Villa Wesset was once a private home, occupied by the owner of Progress, a confectionary factory established at the beginning of the 20th century. The solid brick building underwent massive renovations ten years ago when it was turned into a hotel, its spacious terrace a beacon of sorts that can almost be spotted from the other side of Pärnu. Progress is a spot-on word to describe the food currently served in the hotel’s restaurant. Young Chef Mart Kukk has found a fresh and surprising approach to reinventing traditional Estonian dishes, picking them apart and piecing them back together in ingenious ways. The trusty staple of pea soup is here called Smoked Rib and Pea, it’s disassembled into single ingredients, and presented with some new and surprising details. Tableside, the smoked rib broth is joined by semi-dried tomato and peanuts, making for an entirely new mélange. The classic pork with sauerkraut has also undergone some changes, morphing into a novelty with slow-cooked ribs, pickled cabbage, corn and wine sauce. There is only a soupçon of the old there to give you a hint of where the chef found his ideas. Villa Wesset’s restaurant gives you a glimpse of where new Estonian cuisine is going. The Progress confectionary was nationalized in the 1940s and subsequently fell into oblivion, Chef Kukk is bringing back its sweet legacy with panache.
It’s not rocket science. All you need is a great ambiance and cheap wine. That’s why Vina Studija is perpetually crowded, cozy and noisy, it’s the living room you always wanted, a social gathering place where you can hang out with your friends over a glass or three, and even if you loitered here every day you’d still discover new things. The wine selection is varied enough that you can go from white to red, to rosé and back again, all during one meal. That’s if you’re even here for the food. There are small, sharable plates like tuna tartare with avocado and lemon sauce, goose liver pâté and moules marinières, the menu is created to complement the wine, not vice versa, and there’s a separate a wine shop, with very decent prices.
Wöse is the latest addition to the restaurants that are popping up around the country’s small ports and welcoming seafaring visitors with increasingly more delicious fare. Hungry travelers would do well to disembark in Kaberneeme, Dirhami or Võsu where they’ll find fine examples of what Estonia is cooking up right now. Upon taking a seat at Wöse in Võsu, you’d be forgiven for thinking you’re still somewhere out on the Baltic ocean as the restaurant is surrounded by water. Mart Klaas, who made Tallinn’s Art Priori one of the country’s best restaurants, helms the kitchen, using locally sourced ingredients. He offers a simple summer menu, and amps things up in the wintertime when the restaurant is open only during weekends, making it extra worthwhile to drive here from the city. If you notice roe deer on the menu, be sure to try it. The entire animal carcass is brought to the restaurant and cooked in its entirety, from nose to tail. The fish dishes don’t disappoint either.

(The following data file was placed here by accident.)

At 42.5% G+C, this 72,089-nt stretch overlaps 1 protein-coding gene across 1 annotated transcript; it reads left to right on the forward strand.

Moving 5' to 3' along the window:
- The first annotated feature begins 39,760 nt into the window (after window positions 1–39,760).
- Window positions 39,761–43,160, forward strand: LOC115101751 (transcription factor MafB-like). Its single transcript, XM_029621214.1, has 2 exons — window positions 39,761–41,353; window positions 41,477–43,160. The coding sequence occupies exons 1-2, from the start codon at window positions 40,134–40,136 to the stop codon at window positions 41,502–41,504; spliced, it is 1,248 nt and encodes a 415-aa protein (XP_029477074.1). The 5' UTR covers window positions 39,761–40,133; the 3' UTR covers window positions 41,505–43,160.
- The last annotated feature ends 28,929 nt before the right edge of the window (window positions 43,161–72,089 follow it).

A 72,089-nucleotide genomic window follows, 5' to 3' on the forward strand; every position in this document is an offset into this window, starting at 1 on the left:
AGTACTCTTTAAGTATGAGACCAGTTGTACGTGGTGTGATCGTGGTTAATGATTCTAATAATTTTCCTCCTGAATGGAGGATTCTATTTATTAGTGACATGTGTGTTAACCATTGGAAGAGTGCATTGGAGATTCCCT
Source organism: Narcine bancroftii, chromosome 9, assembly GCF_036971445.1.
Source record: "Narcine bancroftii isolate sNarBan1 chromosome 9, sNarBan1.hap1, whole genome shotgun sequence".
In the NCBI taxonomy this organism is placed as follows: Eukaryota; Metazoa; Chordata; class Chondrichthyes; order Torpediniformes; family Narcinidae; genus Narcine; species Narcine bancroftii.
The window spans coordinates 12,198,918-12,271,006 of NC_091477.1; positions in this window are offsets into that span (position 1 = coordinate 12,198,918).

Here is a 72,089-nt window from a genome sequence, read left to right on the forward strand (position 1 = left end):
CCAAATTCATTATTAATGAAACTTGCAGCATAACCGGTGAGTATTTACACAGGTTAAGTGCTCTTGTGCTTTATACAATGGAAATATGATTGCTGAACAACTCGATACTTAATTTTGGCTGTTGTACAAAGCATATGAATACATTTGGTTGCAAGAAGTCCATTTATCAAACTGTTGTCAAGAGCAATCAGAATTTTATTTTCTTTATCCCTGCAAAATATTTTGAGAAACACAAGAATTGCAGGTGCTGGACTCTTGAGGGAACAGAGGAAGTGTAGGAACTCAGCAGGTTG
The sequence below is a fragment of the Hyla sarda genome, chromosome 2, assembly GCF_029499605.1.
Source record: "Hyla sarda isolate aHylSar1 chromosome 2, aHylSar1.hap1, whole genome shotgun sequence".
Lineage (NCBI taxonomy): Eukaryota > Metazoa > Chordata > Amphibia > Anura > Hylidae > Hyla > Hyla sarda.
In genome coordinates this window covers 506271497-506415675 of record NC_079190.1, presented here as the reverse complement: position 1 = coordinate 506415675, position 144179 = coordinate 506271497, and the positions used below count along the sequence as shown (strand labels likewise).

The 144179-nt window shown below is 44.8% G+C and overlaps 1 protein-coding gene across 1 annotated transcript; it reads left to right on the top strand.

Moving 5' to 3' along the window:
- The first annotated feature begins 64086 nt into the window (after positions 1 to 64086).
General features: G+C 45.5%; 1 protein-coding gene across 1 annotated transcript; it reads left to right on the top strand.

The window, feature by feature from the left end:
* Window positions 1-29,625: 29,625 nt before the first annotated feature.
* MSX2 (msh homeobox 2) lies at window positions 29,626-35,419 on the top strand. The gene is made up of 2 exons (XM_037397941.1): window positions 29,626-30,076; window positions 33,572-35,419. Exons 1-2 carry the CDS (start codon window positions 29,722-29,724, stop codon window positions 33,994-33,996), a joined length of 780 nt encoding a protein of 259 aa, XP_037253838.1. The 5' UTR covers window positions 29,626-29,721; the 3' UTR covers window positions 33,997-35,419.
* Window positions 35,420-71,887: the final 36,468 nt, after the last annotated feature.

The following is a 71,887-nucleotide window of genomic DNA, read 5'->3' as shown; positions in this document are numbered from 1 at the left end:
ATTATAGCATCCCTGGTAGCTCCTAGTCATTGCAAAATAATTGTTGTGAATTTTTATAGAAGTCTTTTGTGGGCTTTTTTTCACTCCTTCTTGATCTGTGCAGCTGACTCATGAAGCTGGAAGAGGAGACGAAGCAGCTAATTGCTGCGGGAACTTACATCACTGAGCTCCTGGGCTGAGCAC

It’s not easy to find Ööbiku Gastronomy Farm in the Rapla County forests, but it certainly deserves the nearly hour-long drive from Tallinn. It’s a pleasant journey through bucolic pastures, affording a glimpse of authentic Estonian country life. When Chef Ants Uustalu bought the farm in Kuimetsa village he intended to use it as a summer residence. That plan changed rather suddenly as he discovered the immense bounty of quality ingredients growing all around him––most of it destined for personal consumption, with some “leftovers” quickly finding their way into Uustalu’s kitchen. And thus a true farm-to-table restaurant was born, with sustainability on the agenda, still utilizing the “cultivated rejects” that the farmers themselves don’t want. It took a mere couple of years for Uustalu’s life to change significantly; people are now coming to him, instead of the other way around, what used to be a summer restaurant is a year-round venture that also arranges events and seminars. Ööbiku offers a five-course tasting dinner Mondays through Saturdays, and ditto brunch on Sundays. The guests don’t find out what is on the menu until they are seated at the table. Suffice to know that it’s going to be organic, local and made with country charm.
With over 100 Masters Level restaurants, the Nordic countries offer a wide variety of excellent culinary experiences. The Top 30 are all at the Global Masters level and they include some of the best restaurants in the world.